Over the last decade, players's salaries in professional sports have been increasing dramatically. Some people suggest that these oversized salaries are hurting professional sports, while others would suggest that these players are simply being paid what they are worth. With each passing season, the paycheck comparisons are getting stranger and stranger. From the baseball diamond to the gridiron, players' wallets are bulging. The Forbes Super 40 - the nation's 40 richest jocks - watched their salaries swell by 24 percent last year to an average $17 million per athlete.

Since 1983, the average baseball wage has risen by 870 percent, to $1. 3 million. "The escalating salaries in professional sports today is absolutely the biggest problem that all of the four major leagues [basketball, baseball, hockey, and football] face in terms of their ability to thrive in the next millennium," says Dean Bonham, a Denver-based sports marketer. "There is nothing that is even a close second." The high salaries in the NBA have already given the league an image problem.

The National Basketball Association had locked out their players in an effort to scale back salaries that are larger than many industrial corporations' total revenues. Player salaries need to be controlled in a way. Most professional sports players pay is based on a guaranteed contract. A good idea would be to induce a pay-for-performance concept.

Sports players should be held accountable for their performance. Players demand guaranteed contracts, but there can be room for improvement by adding a greater degree of variable pay linked to performance measures. Performance measures will motivate players to achieve the team goal of winning games. Players should be compensated according to how much they contribute to team success.

Without appropriate performance-based incentives in compensation, players have less motivation to win games when they realize they " re out of the playoff hunt. An owner should tie a player's compensation to performance measures that an individual player can be held directly accountable for and that drive a team to win. A players' contract with 50% of target pay linked to performance would protect owners from overpaying for a poor performer and protect the player from being underpaid if he delivers superb performance. In order to implement a pay-for-performance system, a team owner must establish reasonable targets for his players. A team owner could benchmark a player's performance against other league players of similar experience who play the same position. An owner could also use the historical performance of a player to develop future target levels.

Tying pay to the appropriate performance measures will ultimately benefit a team. There are many team owners in the industry today that are willing to shell out large sums for their team rosters. Some owners do this due to fact that they can afford it and others cannot. The teams that cannot afford to pay large amount are forced to sign lower paid players. Owners pay the money for the talent, because they are looking to win a championship in the present time.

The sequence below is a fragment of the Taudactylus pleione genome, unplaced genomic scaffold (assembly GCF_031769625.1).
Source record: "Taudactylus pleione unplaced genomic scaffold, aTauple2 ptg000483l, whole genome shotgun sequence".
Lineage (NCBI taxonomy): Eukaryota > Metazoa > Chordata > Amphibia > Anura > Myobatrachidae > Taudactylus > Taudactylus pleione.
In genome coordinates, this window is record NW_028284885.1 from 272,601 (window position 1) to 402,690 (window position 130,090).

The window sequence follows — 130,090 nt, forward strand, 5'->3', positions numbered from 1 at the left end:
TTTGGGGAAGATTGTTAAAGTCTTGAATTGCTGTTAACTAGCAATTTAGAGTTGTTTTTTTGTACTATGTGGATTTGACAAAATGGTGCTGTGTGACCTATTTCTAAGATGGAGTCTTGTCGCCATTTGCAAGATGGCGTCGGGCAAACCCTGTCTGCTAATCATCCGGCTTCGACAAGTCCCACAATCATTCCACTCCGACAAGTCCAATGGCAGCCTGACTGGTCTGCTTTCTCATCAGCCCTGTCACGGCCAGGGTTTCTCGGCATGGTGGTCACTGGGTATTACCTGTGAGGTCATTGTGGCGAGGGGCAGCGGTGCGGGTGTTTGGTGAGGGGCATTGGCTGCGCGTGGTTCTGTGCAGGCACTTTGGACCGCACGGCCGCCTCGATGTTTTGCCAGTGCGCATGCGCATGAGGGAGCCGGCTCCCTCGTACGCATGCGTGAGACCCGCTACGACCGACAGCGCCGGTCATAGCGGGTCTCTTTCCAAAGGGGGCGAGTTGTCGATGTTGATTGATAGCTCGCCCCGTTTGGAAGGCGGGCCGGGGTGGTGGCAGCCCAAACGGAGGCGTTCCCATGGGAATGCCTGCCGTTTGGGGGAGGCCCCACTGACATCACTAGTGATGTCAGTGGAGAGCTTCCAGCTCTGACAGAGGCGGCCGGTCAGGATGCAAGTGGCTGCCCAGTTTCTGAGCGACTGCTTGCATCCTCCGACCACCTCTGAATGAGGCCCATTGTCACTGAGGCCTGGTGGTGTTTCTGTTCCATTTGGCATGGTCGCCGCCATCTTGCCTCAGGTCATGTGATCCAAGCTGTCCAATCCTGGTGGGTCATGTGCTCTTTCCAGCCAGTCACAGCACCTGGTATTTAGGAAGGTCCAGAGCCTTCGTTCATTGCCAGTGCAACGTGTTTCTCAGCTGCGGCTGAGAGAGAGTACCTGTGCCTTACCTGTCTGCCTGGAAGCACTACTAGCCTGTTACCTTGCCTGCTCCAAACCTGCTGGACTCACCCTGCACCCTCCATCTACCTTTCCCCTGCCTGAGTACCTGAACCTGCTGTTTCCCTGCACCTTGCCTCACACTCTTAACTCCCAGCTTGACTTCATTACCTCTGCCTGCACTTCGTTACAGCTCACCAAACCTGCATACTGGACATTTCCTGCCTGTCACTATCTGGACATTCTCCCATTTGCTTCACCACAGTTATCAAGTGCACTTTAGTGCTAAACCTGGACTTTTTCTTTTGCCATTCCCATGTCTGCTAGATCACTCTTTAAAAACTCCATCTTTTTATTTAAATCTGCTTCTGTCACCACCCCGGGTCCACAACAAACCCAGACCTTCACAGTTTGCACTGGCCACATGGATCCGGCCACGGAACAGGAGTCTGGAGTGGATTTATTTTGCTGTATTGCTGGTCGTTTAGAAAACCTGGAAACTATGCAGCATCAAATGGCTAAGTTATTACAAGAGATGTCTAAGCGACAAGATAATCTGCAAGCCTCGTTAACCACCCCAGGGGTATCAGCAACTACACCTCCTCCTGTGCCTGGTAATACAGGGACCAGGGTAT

By paying large sums of money to the players, owners can increase the price of tickets, concession, gifts, etc. The price of these will rise, as the costs will remain the same. Players' large salaries have affected competitive balance, profitability and ticket prices in some ways. Professional sports have reached a point where only the richest teams can compete. As player salaries rise, the ticket prices do the same. The people in the cities that can afford to pay the high ticket prices, most likely will have a better team than poorer cities.

These poor cities teams cannot afford to pay their players large sums, therefore they sign lower paid players that do not have the talent to win. These teams are unable to be competitive in the league. With player salaries rocketing upward, new sources of revenue need to be identified to improve profitability. A salary cap cannot be the answer to maintaining competitive balance. A salary cap works negatively on competitive balance. A salary cap punishes success, forcing well-built, winning teams to shed talent on a near-constant basis.

It also makes it almost impossible to trade; a team cannot make a quick adjustment. A salary cap may help teams be competitive by ensuring that the poor teams spend a minimum and the rich teams have a maximum that they can spend. The rich teams will still be signing the better players, therefore it will not work out. The higher revenue teams still would have an advantage, with a salary cap, due to its point to maximize profit.

Player salaries should reflect there worth to the team. In recent years the salaries have gotten out of hand. They have skyrocketed to outrageous amounts of money. Once a player signs a huge contract, there desire to win declines. They think of it like this: "No matter win or lose, they will be getting paid millions for the years of the contract." Contracts need to be negotiated in a way that will help keep the league alive. Fans are becoming disturbed by the ridiculous contracts that are negotiated.

Players should be paid what they are worth, not more or less than their worth.